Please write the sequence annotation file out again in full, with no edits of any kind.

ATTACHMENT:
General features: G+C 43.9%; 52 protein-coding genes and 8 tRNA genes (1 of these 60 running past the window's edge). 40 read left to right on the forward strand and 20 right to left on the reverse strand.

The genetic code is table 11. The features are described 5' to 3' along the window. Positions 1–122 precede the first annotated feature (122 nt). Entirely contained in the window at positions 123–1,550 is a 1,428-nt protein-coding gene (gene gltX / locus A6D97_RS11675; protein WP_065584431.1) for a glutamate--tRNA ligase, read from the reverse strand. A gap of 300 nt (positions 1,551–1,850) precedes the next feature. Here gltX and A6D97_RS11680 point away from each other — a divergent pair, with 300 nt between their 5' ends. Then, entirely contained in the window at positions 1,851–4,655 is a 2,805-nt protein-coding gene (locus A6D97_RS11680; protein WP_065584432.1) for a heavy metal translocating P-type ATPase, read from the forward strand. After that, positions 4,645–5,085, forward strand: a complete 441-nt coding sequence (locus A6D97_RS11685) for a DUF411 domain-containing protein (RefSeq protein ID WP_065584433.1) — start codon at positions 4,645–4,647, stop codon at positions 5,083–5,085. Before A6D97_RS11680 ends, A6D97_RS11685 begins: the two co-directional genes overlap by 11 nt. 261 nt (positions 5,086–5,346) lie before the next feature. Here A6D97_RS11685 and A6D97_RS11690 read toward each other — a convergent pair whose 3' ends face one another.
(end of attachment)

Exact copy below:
General features: G+C 43.9%; 52 protein-coding genes and 8 tRNA genes (1 of these 60 running past the window's edge). 40 read left to right on the forward strand and 20 right to left on the reverse strand.

The genetic code is table 11. The features are described 5' to 3' along the window. Positions 1–122 precede the first annotated feature (122 nt). Entirely contained in the window at positions 123–1,550 is a 1,428-nt protein-coding gene (gene gltX / locus A6D97_RS11675; protein WP_065584431.1) for a glutamate--tRNA ligase, read from the reverse strand. A gap of 300 nt (positions 1,551–1,850) precedes the next feature. Here gltX and A6D97_RS11680 point away from each other — a divergent pair, with 300 nt between their 5' ends. Then, entirely contained in the window at positions 1,851–4,655 is a 2,805-nt protein-coding gene (locus A6D97_RS11680; protein WP_065584432.1) for a heavy metal translocating P-type ATPase, read from the forward strand. After that, positions 4,645–5,085, forward strand: a complete 441-nt coding sequence (locus A6D97_RS11685) for a DUF411 domain-containing protein (RefSeq protein ID WP_065584433.1) — start codon at positions 4,645–4,647, stop codon at positions 5,083–5,085. Before A6D97_RS11680 ends, A6D97_RS11685 begins: the two co-directional genes overlap by 11 nt. 261 nt (positions 5,086–5,346) lie before the next feature. Here A6D97_RS11685 and A6D97_RS11690 read toward each other — a convergent pair whose 3' ends face one another.